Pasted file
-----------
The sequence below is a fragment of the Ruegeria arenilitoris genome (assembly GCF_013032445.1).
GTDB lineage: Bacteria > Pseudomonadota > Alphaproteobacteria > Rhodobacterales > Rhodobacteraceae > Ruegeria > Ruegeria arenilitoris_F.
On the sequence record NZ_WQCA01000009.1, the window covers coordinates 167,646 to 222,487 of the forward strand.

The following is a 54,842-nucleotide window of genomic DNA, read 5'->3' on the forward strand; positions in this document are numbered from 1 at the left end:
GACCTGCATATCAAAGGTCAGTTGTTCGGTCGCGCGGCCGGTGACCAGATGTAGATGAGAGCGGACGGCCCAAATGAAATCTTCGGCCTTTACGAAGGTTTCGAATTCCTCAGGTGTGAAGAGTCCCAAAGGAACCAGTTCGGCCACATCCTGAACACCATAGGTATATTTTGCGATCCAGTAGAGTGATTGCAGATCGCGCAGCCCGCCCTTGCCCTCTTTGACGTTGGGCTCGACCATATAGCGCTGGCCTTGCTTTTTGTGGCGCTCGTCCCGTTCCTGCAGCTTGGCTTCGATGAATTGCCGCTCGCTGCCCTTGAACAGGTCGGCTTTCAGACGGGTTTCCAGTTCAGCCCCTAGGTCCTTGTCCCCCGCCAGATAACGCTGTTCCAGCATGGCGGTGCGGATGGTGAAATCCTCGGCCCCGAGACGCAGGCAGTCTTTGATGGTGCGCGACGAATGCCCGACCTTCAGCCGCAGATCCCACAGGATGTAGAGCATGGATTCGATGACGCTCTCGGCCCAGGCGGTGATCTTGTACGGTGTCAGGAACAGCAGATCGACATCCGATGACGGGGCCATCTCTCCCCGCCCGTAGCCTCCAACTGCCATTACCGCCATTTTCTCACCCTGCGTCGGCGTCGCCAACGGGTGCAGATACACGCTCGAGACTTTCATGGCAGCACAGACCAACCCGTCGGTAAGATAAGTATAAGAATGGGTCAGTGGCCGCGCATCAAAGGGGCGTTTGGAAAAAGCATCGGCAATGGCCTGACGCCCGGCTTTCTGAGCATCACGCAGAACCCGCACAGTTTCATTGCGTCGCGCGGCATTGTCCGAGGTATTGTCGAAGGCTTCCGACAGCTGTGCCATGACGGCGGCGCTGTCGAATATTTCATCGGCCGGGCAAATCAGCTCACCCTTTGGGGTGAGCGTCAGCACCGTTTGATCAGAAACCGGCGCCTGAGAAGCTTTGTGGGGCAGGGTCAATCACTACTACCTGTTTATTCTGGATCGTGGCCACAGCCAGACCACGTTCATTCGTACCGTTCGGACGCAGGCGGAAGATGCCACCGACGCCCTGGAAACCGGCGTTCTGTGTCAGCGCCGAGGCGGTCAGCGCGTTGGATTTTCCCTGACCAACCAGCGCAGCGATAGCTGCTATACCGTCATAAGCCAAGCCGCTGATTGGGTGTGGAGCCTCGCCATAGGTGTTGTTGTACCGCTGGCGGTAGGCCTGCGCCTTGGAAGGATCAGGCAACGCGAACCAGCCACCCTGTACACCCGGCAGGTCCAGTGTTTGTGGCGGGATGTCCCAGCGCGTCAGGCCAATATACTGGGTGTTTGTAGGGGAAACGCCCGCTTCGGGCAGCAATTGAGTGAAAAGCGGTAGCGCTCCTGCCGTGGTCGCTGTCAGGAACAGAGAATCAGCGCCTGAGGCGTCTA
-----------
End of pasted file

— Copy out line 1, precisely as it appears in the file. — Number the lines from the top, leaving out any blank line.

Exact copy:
The sequence below is a fragment of the Ruegeria arenilitoris genome (assembly GCF_013032445.1).